I think she took a leaf out of the GRRM handbook but didn’t flesh things out nor develop her narrative arcs fully. So, while things started out promising (I really did enjoy book one and two) by the time we hit book three, I gained a nagging suspicion that she was pantsing her way through the epic without any clear idea of where or how to end.
There are so many promising characters and some lovely interactions, for instance friendships that develop in unlikely places (no, I’m not going to spoil it). I found myself enjoying those secondary arcs more than I did the primary ones, which all seemed rather standard (winning back the crown at all cost, etc etc).
I feel more could have been made of the theme of characters having to cope with the lot handed to them in life – Byren the reluctant king; Fin, the warrior monk who doesn’t have a shred of magical ability; Piro the princess who has all the magical ability but needs to keep it hidden… And while the writing is solid, I often felt that the point of view did not go deep enough – especially in terms of crisis situation which felt almost a little glossed over – I’m thinking of the ending in particular (you blink, and it’s over in a whiff of vapour). Too many conveniences – for instance, instead of executing someone you dislike the moment you lay hands on them, why then apparently starve them to death very publicly when you know they have sympathisers who’ll no doubt try to save them. (It feels too much like the Disney villain whose gloating ends up being his undoing.)
As much as I wanted to love Byren, there were times when I felt he was almost too trusting, too obstinately obtuse about the people and their feelings around him – not quite in the TSTL category, but verging very near to that. Not to mention his bungling of his friendship with Orrie.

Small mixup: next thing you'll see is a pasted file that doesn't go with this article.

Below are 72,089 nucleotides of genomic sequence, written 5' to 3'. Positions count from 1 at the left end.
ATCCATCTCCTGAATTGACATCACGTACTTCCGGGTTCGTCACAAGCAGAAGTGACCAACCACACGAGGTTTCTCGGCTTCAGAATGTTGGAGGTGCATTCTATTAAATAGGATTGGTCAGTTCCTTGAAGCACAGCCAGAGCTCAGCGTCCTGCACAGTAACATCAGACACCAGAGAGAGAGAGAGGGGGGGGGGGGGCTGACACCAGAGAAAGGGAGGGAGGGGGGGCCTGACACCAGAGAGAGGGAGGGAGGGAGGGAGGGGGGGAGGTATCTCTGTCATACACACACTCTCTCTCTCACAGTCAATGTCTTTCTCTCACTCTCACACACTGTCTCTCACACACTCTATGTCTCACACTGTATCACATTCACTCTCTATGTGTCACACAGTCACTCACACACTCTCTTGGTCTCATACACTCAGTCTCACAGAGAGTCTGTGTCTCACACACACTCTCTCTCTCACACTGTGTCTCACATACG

I think what stole most of the joy of the story for me was the way it felt rushed towards the conclusion after events dragged out midway in the trilogy, as if the author had gone off on a bunch of tangents but then wasn’t exactly quite sure how to wrap them all together for a satisfying ending – but had to, within a specified word count. And it’s difficult. I understand all too well when writing merely one character’s narrative arc. And we’re sitting with not one but three point-of-view characters here. So, though I don’t want to lean on the GRRM reference too hard, it’s painfully apparent here. Added to that, the author flips between points of view rapidly, sometimes within a scene. Now, I don’t know if it was how the book was formatted (I was reading the ebook so don’t know if those spaces accimagically vanished during the final production) but I’d have liked some scene breaks indicated – I sometimes had to stop and go back a few sentences to realise we’d switched characters. And if no scene breaks, a better transition could have smoothed this out. Not a complete deal-breaker, because I don’t know if it is a formatting glitch, but if not…
I wanted to like this trilogy very much, and it had such a promising start, but I’ve been spoilt by so many more complex, textured and lush fantasy writing that this felt like something I may have enjoyed more when I was in my early teens. I know I’ve gone on a bit in this review, more than I ordinarily would, and King Rolen’s Kin is not a bad little fantasy trilogy, but it could have packed a stronger punch to conclude better at book three.